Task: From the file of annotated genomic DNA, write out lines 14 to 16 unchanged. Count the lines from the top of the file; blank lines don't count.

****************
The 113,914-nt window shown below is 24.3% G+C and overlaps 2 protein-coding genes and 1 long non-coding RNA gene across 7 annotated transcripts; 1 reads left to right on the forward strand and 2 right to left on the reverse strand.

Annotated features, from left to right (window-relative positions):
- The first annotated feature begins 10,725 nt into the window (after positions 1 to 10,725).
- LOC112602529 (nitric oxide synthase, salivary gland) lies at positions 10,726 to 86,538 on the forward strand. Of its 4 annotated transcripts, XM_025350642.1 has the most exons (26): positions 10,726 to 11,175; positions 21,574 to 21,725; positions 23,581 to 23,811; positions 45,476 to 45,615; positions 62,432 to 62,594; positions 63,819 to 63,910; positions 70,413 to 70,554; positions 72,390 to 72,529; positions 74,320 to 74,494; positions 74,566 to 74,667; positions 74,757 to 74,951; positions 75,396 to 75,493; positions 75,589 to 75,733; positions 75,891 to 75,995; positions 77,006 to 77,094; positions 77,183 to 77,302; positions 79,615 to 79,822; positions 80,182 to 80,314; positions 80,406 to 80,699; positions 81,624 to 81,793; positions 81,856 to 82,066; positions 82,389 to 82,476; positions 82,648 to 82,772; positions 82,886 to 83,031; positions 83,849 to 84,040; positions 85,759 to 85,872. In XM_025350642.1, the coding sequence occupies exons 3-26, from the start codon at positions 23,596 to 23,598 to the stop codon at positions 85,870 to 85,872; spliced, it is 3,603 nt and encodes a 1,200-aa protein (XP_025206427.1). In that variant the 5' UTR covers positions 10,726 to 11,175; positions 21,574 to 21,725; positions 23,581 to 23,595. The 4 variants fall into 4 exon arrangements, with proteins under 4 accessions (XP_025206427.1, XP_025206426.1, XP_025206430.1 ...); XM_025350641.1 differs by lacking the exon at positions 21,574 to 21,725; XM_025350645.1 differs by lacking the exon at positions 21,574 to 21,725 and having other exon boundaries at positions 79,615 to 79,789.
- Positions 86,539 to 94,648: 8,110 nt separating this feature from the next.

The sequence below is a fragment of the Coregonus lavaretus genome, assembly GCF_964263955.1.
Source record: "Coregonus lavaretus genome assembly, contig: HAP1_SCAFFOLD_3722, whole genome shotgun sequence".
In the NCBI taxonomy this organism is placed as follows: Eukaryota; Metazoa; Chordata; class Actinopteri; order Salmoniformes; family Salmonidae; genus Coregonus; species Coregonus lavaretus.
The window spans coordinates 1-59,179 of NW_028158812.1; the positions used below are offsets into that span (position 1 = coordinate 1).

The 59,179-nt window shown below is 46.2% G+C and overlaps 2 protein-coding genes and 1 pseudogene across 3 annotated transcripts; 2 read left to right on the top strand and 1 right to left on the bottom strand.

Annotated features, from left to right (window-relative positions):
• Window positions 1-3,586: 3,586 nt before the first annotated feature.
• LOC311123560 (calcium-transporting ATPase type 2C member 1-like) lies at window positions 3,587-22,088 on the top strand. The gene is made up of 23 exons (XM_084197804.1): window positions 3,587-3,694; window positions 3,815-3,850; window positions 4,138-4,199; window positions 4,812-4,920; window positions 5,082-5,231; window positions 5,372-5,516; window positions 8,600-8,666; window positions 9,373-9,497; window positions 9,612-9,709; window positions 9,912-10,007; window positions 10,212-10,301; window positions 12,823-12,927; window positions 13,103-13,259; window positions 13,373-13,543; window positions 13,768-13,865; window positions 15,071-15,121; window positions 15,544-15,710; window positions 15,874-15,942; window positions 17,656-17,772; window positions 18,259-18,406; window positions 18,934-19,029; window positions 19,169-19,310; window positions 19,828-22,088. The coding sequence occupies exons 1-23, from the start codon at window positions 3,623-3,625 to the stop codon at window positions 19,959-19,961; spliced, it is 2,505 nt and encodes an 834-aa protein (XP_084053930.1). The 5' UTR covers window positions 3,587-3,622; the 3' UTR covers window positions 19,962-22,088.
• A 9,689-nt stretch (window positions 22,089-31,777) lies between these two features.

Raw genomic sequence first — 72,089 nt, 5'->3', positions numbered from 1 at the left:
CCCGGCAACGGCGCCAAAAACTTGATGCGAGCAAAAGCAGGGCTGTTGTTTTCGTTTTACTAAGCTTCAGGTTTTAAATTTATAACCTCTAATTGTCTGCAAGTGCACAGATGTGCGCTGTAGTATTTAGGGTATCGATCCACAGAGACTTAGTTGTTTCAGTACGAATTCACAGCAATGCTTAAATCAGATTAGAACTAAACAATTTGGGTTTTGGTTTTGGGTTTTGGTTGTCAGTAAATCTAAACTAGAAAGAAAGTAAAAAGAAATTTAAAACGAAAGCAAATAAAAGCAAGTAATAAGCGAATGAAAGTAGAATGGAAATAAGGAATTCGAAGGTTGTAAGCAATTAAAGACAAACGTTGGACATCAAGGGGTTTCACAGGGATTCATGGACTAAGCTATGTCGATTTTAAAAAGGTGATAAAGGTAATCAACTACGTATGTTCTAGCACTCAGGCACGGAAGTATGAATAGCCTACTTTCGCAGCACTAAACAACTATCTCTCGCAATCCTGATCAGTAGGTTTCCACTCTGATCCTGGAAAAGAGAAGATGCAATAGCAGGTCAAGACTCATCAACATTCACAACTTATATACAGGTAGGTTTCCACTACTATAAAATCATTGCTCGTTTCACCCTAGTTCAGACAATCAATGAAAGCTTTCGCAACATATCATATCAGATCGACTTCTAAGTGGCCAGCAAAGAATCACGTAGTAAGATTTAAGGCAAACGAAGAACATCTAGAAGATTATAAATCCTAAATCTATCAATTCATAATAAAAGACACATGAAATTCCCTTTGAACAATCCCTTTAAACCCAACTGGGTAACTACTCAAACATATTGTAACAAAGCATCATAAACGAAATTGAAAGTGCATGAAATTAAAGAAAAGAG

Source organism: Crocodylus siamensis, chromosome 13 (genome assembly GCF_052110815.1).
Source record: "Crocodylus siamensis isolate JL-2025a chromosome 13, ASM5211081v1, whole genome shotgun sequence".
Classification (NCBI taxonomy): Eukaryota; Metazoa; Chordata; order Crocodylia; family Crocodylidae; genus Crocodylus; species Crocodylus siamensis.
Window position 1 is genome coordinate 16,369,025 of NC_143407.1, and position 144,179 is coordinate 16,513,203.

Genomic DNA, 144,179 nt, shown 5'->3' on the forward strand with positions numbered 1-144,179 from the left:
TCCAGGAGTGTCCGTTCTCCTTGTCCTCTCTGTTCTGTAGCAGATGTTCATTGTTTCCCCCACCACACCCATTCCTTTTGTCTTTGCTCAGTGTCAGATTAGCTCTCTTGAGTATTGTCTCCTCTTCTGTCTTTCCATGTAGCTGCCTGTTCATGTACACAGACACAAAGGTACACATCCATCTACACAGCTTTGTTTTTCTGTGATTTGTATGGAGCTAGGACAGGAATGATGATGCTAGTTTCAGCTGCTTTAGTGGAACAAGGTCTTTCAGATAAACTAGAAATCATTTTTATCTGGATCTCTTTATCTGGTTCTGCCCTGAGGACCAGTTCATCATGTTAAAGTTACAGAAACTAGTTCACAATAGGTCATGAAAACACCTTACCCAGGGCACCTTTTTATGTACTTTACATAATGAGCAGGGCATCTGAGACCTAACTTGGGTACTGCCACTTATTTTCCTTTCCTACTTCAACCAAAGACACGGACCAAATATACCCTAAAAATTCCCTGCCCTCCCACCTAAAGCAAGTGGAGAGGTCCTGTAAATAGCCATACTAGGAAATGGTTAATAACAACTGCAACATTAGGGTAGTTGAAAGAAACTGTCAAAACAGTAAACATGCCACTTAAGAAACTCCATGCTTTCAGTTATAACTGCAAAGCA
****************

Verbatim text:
• A 9,689-nt stretch (window positions 22,089-31,777) lies between these two features.

Raw genomic sequence first — 72,089 nt, 5'->3', positions numbered from 1 at the left:
CCCGGCAACGGCGCCAAAAACTTGATGCGAGCAAAAGCAGGGCTGTTGTTTTCGTTTTACTAAGCTTCAGGTTTTAAATTTATAACCTCTAATTGTCTGCAAGTGCACAGATGTGCGCTGTAGTATTTAGGGTATCGATCCACAGAGACTTAGTTGTTTCAGTACGAATTCACAGCAATGCTTAAATCAGATTAGAACTAAACAATTTGGGTTTTGGTTTTGGGTTTTGGTTGTCAGTAAATCTAAACTAGAAAGAAAGTAAAAAGAAATTTAAAACGAAAGCAAATAAAAGCAAGTAATAAGCGAATGAAAGTAGAATGGAAATAAGGAATTCGAAGGTTGTAAGCAATTAAAGACAAACGTTGGACATCAAGGGGTTTCACAGGGATTCATGGACTAAGCTATGTCGATTTTAAAAAGGTGATAAAGGTAATCAACTACGTATGTTCTAGCACTCAGGCACGGAAGTATGAATAGCCTACTTTCGCAGCACTAAACAACTATCTCTCGCAATCCTGATCAGTAGGTTTCCACTCTGATCCTGGAAAAGAGAAGATGCAATAGCAGGTCAAGACTCATCAACATTCACAACTTATATACAGGTAGGTTTCCACTACTATAAAATCATTGCTCGTTTCACCCTAGTTCAGACAATCAATGAAAGCTTTCGCAACATATCATATCAGATCGACTTCTAAGTGGCCAGCAAAGAATCACGTAGTAAGATTTAAGGCAAACGAAGAACATCTAGAAGATTATAAATCCTAAATCTATCAATTCATAATAAAAGACACATGAAATTCCCTTTGAACAATCCCTTTAAACCCAACTGGGTAACTACTCAAACATATTGTAACAAAGCATCATAAACGAAATTGAAAGTGCATGAAATTAAAGAAAAGAG